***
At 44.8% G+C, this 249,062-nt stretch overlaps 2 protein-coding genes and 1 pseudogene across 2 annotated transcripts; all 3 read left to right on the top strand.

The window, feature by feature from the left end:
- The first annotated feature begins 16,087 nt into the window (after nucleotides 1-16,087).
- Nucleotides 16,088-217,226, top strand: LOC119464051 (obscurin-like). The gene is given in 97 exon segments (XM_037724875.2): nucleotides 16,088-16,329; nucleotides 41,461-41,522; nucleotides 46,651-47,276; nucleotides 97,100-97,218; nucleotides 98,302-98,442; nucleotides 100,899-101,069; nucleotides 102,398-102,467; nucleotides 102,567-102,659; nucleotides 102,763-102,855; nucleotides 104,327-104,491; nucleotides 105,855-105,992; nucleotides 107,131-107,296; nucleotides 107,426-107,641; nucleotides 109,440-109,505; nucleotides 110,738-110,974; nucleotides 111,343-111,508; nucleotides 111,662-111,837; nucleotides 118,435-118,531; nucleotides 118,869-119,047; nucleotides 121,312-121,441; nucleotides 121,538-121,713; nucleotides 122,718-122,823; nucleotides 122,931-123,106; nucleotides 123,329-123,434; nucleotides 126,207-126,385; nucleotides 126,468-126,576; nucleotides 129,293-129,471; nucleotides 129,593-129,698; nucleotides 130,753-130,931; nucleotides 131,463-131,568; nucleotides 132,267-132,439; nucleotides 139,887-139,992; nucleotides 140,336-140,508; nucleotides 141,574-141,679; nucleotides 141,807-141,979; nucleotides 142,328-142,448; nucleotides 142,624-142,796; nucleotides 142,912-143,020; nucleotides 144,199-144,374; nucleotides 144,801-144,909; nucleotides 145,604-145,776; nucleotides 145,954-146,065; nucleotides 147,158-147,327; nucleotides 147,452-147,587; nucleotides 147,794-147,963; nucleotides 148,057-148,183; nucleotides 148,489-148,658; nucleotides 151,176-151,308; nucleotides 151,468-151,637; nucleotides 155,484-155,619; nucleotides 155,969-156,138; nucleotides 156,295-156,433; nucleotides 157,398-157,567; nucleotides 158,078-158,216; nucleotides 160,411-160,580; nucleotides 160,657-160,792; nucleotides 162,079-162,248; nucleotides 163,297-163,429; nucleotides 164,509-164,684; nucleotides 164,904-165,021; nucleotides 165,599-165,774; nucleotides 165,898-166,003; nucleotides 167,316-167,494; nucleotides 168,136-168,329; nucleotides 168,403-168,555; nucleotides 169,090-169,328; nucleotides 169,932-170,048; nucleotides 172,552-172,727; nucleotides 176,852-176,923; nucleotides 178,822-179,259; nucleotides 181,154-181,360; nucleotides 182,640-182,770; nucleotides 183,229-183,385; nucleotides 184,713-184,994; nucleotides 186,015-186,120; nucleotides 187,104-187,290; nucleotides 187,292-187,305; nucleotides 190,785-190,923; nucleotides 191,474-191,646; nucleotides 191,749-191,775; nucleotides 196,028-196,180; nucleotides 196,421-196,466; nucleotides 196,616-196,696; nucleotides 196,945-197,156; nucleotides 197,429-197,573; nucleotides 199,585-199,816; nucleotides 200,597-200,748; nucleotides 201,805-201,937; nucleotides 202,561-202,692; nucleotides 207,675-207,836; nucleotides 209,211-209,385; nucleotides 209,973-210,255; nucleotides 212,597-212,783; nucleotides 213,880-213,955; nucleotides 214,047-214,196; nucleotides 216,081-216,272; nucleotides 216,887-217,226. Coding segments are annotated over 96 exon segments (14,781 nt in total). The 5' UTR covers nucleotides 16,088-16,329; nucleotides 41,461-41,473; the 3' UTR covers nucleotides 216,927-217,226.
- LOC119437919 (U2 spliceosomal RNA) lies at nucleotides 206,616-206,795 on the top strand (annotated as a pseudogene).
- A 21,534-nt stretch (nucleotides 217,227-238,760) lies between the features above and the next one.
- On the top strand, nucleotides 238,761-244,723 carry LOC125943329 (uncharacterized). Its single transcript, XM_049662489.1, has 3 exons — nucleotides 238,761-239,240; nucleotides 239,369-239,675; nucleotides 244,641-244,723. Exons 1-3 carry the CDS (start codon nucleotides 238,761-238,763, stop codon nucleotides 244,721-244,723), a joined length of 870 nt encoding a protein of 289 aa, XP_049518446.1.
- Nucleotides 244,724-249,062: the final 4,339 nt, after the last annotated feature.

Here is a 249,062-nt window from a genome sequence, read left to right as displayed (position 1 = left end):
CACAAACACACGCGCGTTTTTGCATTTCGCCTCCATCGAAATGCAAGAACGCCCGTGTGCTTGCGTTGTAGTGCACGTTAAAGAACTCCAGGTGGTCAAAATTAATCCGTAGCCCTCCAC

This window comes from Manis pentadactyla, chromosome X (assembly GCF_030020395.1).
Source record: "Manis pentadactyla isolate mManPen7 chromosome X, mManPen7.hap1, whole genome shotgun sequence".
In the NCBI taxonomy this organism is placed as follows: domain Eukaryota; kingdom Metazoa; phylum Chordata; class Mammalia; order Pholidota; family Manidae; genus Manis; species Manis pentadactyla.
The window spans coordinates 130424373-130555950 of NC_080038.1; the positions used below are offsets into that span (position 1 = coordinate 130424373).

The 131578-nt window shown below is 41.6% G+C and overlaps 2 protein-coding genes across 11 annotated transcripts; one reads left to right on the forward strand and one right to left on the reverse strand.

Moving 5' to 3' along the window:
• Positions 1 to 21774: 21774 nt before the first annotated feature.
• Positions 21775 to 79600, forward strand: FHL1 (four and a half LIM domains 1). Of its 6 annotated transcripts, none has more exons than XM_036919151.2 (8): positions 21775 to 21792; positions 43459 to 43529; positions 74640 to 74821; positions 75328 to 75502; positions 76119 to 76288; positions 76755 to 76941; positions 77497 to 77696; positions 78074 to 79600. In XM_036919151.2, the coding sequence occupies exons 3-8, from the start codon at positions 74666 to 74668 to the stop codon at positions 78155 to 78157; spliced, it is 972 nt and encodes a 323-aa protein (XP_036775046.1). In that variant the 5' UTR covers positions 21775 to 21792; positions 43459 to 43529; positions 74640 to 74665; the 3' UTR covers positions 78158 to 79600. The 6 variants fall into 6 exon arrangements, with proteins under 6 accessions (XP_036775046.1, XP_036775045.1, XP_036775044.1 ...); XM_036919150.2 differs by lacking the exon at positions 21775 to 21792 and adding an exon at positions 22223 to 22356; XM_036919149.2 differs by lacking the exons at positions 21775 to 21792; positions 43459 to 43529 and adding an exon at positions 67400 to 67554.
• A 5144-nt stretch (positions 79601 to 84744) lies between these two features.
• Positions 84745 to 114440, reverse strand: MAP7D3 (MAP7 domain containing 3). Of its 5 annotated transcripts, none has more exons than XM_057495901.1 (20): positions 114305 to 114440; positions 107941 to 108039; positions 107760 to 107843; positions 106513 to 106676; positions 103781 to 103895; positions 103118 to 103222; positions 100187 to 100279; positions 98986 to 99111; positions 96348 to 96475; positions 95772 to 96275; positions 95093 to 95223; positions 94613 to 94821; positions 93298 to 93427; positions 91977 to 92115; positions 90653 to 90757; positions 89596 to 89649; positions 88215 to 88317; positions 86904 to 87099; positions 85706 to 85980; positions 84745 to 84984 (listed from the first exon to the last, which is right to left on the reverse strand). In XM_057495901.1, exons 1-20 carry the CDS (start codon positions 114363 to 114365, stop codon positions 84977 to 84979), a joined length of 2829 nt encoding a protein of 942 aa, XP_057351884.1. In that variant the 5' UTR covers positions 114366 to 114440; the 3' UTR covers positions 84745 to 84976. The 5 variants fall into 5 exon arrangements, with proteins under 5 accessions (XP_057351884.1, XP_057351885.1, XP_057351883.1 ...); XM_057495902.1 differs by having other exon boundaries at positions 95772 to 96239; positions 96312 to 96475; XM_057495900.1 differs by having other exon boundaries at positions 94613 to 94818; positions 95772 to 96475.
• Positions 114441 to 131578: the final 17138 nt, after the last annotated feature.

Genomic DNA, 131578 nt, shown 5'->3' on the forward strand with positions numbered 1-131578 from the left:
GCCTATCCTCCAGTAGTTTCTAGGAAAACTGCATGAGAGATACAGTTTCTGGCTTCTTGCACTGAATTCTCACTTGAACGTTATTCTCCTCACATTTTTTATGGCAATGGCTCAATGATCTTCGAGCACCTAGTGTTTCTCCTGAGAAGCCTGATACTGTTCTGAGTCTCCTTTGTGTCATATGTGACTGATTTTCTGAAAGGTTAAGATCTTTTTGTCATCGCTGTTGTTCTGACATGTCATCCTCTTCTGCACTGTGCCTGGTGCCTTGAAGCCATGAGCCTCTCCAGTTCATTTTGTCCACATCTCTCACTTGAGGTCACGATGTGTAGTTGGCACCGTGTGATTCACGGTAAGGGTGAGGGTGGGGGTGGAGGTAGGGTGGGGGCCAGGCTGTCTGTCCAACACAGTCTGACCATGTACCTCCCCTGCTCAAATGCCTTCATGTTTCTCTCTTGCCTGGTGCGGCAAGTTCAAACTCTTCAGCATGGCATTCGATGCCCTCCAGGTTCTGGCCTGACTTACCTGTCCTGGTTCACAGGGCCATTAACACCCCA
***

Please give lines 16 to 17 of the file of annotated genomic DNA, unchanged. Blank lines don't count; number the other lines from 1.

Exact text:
Moving 5' to 3' along the window:
• Positions 1 to 21774: 21774 nt before the first annotated feature.